With μBGAs and LGAs, the nature of the defect types is quite similar to other SMT devices: solder bridging, cold solder joints or misalignment. In the case of defective joints, potential causes include defective solder balls, poor solder and/or flux quality, poor solder paste and/or flux deposition, unclean solder pads, or improperly applied reflow profiles. Misalignment, on the other hand, can be caused by a range of placement and handling problems.
Because the solder joints are inaccessible for single joint touchups and visual inspection, array devices are often the defect culprits on failed assemblies. Thus, it is critical that the rework process be carefully developed and performed with equipment that provides repeatable process control. The necessary rework process steps are:
1. Reflow (for removal)
2. Site preparation
3. Solder paste or flux deposition
1. Reflow: The application of a uniform, repeatable reflow profile is crucial. The heating process must cause the full array of solder joints to achieve reflow simultaneously, yet in such a way that does not sacrifice the integrity of the component, the board or any adjacent components.
This is only achievable with a rework system that provides even heating on both the top and bottom sides of the board, with the heat flow contained within the space occupied by the device and applied in such a way that it minimises any temperature gradients across the component.
This calls for low-pressure convection airflow that heats through the body of the component. This should result in the simultaneous reflow of the joints that, combined with automatic vacuum part removal, reduces the probability of lifting pads off the board.
For each combination of PCB and array component, an appropriate reflow profile must be established. Careful profile setup is the key to successful reflow, and the proper placement of thermocouples during testing is critical to ensure uniform temperature across the component and the PCB assembly.
Board profiling must be done on a completely populated PCB with new thermocouples, a calibrated recording device and placement of the thermocouples in both high and low thermal demand areas of the board. The rework equipment should allow the operator to monitor temperatures beneath the component body as well as the output temperatures of the system’s heaters.
2. Site preparation: After component removal, the pads need to be prepared for the replacement component. The residual solder should be removed with a solder wick saturated with paste flux, used in conjunction with a direct power soldering iron equipped with a hot blade tip. The operator must be careful, keeping the wick between the tip and the board.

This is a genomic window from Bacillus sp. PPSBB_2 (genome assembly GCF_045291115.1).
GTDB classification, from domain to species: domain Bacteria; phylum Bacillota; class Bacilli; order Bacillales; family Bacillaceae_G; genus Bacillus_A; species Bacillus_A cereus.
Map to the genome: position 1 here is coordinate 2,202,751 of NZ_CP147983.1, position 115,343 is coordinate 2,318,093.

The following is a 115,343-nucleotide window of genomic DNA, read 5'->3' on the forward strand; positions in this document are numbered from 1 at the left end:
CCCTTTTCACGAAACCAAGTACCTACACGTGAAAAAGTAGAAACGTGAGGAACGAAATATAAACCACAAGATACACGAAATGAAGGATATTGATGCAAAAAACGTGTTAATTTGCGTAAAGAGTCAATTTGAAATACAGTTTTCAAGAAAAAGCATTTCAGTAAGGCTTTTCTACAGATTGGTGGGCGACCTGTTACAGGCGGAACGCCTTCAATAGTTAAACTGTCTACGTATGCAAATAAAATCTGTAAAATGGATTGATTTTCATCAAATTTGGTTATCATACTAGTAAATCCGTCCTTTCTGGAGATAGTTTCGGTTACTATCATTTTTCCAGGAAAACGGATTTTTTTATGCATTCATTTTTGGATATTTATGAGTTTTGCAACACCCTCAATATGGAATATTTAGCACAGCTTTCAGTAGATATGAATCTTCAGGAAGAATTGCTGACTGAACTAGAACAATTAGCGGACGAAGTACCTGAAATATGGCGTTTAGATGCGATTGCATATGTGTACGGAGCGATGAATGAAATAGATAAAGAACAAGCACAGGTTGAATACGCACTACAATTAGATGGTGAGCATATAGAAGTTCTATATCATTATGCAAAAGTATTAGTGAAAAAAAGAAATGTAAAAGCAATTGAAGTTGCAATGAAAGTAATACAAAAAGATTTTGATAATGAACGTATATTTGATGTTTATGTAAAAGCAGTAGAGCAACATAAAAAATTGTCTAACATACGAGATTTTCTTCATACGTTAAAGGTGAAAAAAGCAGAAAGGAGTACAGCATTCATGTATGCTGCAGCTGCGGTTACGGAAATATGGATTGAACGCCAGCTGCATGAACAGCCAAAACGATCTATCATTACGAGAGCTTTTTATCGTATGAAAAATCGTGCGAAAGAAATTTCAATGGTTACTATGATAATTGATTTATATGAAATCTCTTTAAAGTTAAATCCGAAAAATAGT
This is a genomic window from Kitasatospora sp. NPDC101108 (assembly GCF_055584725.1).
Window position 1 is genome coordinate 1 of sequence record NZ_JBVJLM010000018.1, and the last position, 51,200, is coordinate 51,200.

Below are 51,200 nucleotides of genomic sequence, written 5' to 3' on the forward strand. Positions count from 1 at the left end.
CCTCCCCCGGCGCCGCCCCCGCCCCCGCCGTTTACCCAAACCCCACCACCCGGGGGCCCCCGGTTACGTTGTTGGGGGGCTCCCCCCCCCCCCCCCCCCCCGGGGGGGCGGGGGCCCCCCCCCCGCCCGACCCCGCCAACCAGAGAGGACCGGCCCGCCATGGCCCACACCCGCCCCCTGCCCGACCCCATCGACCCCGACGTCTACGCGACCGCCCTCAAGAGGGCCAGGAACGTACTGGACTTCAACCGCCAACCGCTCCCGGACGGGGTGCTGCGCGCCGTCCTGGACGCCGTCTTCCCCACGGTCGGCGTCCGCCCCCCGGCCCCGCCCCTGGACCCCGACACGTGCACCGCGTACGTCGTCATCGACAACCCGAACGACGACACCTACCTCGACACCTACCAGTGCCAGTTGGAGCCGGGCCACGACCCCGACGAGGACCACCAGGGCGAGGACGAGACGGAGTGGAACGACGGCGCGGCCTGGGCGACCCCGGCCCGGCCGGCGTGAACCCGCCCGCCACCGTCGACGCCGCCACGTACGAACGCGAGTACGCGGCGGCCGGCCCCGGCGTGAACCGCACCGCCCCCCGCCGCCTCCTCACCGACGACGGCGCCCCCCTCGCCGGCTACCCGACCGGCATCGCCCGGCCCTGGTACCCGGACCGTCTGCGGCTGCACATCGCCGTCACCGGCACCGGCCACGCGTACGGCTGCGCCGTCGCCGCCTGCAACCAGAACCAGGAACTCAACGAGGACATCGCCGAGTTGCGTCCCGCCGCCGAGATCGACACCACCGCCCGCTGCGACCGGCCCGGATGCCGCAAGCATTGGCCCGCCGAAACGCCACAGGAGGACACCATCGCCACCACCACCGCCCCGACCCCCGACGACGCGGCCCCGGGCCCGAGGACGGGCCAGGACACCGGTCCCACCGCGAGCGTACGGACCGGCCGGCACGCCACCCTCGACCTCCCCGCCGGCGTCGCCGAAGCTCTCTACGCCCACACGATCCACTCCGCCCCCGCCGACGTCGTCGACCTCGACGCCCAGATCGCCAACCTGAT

The old solder can be removed quickly without risking the pad damage that is likely to result from direct contact between a hot tip and the board. Subsequently, the flux residue on the board should be removed with an approved solvent, leaving the land area clean and ready for the solder paste or flux application.
3. Solder paste or flux deposition: In the case of LGAs, it is necessary to deposit solder paste on the pads in preparation for reflow of the replacement component. The deposition of the paste or flux can be achieved by using a single-component stencil plate. This allows for deposition on the bottom of the component without worry of adjacent components; such a product can be used with standard assembly solder paste.
4. Placement: The placement of μBGAs and LGAs in the rework process requires the simultaneous viewing of pads and leads at an adequately high magnification (i.e., 30-50X). Once the images of the pads and leads have been aligned, the component is placed onto the board.
For most LGAs, viewing at 25X magnification should be sufficient; however, 50X magnification is required with BGAs because of the smaller size of these packages to ensure that the balls and pads are properly registered and aligned.
5. Reflow: As previously mentioned, it is critical to apply a uniform, repeatable reflow profile. Profile setup is the key to successful reflow, and the proper placement of thermocouples during testing ensures uniform temperature across the component and the PCB assembly.
The rework equipment must provide all the necessary functions described in the rework process above. The level of process control is especially critical in the reflow procedure, whether in the removal or replacement mode; although improper site cleaning, solder paste deposition and component placement can be corrected by repeating the process. Poor process control in reflow can destroy the component, the board or adjacent components.
The equipment should offer the appropriate balance between the level of process control provided and the ease and simplicity of equipment operation. A graphical interface enables the operator to visualise the temperature parameters during rework and save the actual process graph for verification and future analysis. Additionally, it is important that operators and technicians be properly trained and have the equipment available to properly identify any defective components.
All the factors that make the μBGA package more attractive than peripheral-leaded devices in the assembly environment carry through to rework. For example, the ease of solder or flux deposition on a µBGA pad pattern and the ease of alignment and placement of µBGAs with image overlay technology makes µBGA rework easier in comparison to fine-pitch QFPs.
With the introduction of high-quality, lower-priced convection array rework systems, users have the benefits of an easy-to-use system combined with the technology and process control to ensure repeatable results.